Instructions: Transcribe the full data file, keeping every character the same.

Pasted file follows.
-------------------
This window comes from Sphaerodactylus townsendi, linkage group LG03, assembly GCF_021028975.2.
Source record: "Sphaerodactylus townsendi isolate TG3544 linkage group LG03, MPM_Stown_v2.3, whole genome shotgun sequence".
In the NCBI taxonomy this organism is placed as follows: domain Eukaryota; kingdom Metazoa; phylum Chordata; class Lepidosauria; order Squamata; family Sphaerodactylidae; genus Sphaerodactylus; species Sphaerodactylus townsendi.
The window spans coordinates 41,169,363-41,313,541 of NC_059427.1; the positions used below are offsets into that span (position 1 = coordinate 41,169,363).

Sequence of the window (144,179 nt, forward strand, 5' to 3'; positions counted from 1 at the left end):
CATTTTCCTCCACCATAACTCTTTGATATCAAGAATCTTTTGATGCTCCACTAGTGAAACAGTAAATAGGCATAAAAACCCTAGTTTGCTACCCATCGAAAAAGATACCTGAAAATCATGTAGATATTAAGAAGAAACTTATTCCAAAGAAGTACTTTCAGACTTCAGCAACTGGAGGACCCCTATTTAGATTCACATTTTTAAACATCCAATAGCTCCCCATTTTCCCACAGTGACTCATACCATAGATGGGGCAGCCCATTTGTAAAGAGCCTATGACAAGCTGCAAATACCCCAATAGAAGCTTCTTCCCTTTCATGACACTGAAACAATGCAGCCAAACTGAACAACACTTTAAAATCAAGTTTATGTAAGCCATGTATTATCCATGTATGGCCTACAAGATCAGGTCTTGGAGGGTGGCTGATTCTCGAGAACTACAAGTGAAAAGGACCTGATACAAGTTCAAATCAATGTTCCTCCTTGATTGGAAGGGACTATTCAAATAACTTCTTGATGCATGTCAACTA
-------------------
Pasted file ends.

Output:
This window comes from Sphaerodactylus townsendi, linkage group LG03, assembly GCF_021028975.2.
Source record: "Sphaerodactylus townsendi isolate TG3544 linkage group LG03, MPM_Stown_v2.3, whole genome shotgun sequence".
In the NCBI taxonomy this organism is placed as follows: domain Eukaryota; kingdom Metazoa; phylum Chordata; class Lepidosauria; order Squamata; family Sphaerodactylidae; genus Sphaerodactylus; species Sphaerodactylus townsendi.
The window spans coordinates 41,169,363-41,313,541 of NC_059427.1; the positions used below are offsets into that span (position 1 = coordinate 41,169,363).

Sequence of the window (144,179 nt, forward strand, 5' to 3'; positions counted from 1 at the left end):
CATTTTCCTCCACCATAACTCTTTGATATCAAGAATCTTTTGATGCTCCACTAGTGAAACAGTAAATAGGCATAAAAACCCTAGTTTGCTACCCATCGAAAAAGATACCTGAAAATCATGTAGATATTAAGAAGAAACTTATTCCAAAGAAGTACTTTCAGACTTCAGCAACTGGAGGACCCCTATTTAGATTCACATTTTTAAACATCCAATAGCTCCCCATTTTCCCACAGTGACTCATACCATAGATGGGGCAGCCCATTTGTAAAGAGCCTATGACAAGCTGCAAATACCCCAATAGAAGCTTCTTCCCTTTCATGACACTGAAACAATGCAGCCAAACTGAACAACACTTTAAAATCAAGTTTATGTAAGCCATGTATTATCCATGTATGGCCTACAAGATCAGGTCTTGGAGGGTGGCTGATTCTCGAGAACTACAAGTGAAAAGGACCTGATACAAGTTCAAATCAATGTTCCTCCTTGATTGGAAGGGACTATTCAAATAACTTCTTGATGCATGTCAACTA